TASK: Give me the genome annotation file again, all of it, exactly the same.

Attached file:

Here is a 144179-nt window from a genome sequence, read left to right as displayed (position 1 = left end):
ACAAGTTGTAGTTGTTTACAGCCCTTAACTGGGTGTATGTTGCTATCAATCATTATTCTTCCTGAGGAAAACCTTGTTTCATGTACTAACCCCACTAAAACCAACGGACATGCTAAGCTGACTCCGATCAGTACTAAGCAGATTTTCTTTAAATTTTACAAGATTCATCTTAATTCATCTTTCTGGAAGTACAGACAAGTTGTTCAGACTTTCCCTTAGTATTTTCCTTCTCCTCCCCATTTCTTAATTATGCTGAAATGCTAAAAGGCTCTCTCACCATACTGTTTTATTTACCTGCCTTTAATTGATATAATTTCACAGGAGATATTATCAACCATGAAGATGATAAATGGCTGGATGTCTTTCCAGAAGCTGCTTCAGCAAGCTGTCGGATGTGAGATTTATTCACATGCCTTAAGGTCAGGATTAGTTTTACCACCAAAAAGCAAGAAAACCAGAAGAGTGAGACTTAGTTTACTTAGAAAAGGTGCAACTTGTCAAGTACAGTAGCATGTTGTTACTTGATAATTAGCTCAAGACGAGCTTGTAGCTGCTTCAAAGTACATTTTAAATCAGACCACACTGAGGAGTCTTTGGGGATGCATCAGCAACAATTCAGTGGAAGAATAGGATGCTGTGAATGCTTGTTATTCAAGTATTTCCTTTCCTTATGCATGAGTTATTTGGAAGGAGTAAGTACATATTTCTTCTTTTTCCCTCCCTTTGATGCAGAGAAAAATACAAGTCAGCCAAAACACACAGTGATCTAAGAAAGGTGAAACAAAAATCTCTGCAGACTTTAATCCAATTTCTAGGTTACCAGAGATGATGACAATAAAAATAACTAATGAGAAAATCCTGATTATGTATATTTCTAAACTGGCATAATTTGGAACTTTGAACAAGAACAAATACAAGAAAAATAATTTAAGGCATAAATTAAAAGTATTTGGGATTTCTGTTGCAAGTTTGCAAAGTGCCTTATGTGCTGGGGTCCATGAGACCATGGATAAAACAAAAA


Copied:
Here is a 144179-nt window from a genome sequence, read left to right as displayed (position 1 = left end):
ACAAGTTGTAGTTGTTTACAGCCCTTAACTGGGTGTATGTTGCTATCAATCATTATTCTTCCTGAGGAAAACCTTGTTTCATGTACTAACCCCACTAAAACCAACGGACATGCTAAGCTGACTCCGATCAGTACTAAGCAGATTTTCTTTAAATTTTACAAGATTCATCTTAATTCATCTTTCTGGAAGTACAGACAAGTTGTTCAGACTTTCCCTTAGTATTTTCCTTCTCCTCCCCATTTCTTAATTATGCTGAAATGCTAAAAGGCTCTCTCACCATACTGTTTTATTTACCTGCCTTTAATTGATATAATTTCACAGGAGATATTATCAACCATGAAGATGATAAATGGCTGGATGTCTTTCCAGAAGCTGCTTCAGCAAGCTGTCGGATGTGAGATTTATTCACATGCCTTAAGGTCAGGATTAGTTTTACCACCAAAAAGCAAGAAAACCAGAAGAGTGAGACTTAGTTTACTTAGAAAAGGTGCAACTTGTCAAGTACAGTAGCATGTTGTTACTTGATAATTAGCTCAAGACGAGCTTGTAGCTGCTTCAAAGTACATTTTAAATCAGACCACACTGAGGAGTCTTTGGGGATGCATCAGCAACAATTCAGTGGAAGAATAGGATGCTGTGAATGCTTGTTATTCAAGTATTTCCTTTCCTTATGCATGAGTTATTTGGAAGGAGTAAGTACATATTTCTTCTTTTTCCCTCCCTTTGATGCAGAGAAAAATACAAGTCAGCCAAAACACACAGTGATCTAAGAAAGGTGAAACAAAAATCTCTGCAGACTTTAATCCAATTTCTAGGTTACCAGAGATGATGACAATAAAAATAACTAATGAGAAAATCCTGATTATGTATATTTCTAAACTGGCATAATTTGGAACTTTGAACAAGAACAAATACAAGAAAAATAATTTAAGGCATAAATTAAAAGTATTTGGGATTTCTGTTGCAAGTTTGCAAAGTGCCTTATGTGCTGGGGTCCATGAGACCATGGATAAAACAAAAA